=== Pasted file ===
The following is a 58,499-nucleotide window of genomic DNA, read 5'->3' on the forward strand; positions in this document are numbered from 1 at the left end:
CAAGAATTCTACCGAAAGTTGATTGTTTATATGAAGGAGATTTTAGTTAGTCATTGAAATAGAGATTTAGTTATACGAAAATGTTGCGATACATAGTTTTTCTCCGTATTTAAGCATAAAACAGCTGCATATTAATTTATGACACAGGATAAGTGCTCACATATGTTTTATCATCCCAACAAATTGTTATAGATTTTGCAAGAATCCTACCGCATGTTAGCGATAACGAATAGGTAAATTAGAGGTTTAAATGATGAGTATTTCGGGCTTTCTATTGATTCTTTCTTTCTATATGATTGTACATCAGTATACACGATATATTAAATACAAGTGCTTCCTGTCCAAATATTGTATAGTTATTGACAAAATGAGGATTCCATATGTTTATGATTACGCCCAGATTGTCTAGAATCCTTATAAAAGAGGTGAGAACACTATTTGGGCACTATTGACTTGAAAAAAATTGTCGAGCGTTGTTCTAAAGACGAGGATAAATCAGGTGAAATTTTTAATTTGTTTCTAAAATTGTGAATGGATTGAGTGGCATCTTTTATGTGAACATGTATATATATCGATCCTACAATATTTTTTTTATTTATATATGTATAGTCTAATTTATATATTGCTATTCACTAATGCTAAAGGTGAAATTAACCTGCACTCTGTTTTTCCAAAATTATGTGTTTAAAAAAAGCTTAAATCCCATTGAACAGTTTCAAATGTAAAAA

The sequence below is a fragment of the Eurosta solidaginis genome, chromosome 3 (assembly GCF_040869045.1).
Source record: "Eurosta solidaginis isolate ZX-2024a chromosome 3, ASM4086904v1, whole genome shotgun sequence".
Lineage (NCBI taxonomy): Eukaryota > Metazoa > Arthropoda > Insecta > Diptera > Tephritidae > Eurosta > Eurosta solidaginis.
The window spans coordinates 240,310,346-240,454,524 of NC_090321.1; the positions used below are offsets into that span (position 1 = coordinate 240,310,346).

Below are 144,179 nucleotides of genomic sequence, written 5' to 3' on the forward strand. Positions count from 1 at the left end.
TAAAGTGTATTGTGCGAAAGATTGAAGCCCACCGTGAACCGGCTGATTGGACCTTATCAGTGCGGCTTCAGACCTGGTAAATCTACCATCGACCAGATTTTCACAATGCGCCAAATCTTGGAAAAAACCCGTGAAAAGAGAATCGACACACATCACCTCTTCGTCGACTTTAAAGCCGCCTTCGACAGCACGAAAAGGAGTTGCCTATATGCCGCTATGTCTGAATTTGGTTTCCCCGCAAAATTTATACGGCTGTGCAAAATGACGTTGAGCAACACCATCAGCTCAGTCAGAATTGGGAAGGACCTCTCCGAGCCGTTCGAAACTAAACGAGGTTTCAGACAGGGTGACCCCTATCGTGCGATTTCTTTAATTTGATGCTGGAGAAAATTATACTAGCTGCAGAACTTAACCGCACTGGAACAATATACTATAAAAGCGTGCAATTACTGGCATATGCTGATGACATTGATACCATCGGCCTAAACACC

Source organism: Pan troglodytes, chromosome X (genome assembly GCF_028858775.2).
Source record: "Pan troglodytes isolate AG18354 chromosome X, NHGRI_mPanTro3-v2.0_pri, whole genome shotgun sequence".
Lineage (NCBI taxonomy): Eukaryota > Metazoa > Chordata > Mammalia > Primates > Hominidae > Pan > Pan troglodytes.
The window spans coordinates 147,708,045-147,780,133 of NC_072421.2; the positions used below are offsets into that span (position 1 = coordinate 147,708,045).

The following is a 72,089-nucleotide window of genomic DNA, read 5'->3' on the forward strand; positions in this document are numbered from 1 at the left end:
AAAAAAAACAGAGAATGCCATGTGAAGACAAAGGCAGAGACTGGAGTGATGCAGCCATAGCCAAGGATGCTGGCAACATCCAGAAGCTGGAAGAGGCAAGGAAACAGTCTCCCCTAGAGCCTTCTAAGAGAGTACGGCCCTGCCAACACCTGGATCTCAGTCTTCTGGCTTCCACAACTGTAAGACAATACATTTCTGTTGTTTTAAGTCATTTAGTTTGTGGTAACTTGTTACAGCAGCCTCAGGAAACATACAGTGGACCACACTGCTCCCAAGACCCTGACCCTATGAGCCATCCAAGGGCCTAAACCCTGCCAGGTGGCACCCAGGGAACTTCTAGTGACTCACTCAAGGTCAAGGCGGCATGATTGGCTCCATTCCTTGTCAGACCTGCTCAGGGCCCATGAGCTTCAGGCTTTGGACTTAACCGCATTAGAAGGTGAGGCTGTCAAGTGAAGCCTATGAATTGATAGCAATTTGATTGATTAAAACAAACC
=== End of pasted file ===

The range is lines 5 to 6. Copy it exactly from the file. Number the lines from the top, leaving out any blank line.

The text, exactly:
Lineage (NCBI taxonomy): Eukaryota > Metazoa > Arthropoda > Insecta > Diptera > Tephritidae > Eurosta > Eurosta solidaginis.
The window spans coordinates 240,310,346-240,454,524 of NC_090321.1; the positions used below are offsets into that span (position 1 = coordinate 240,310,346).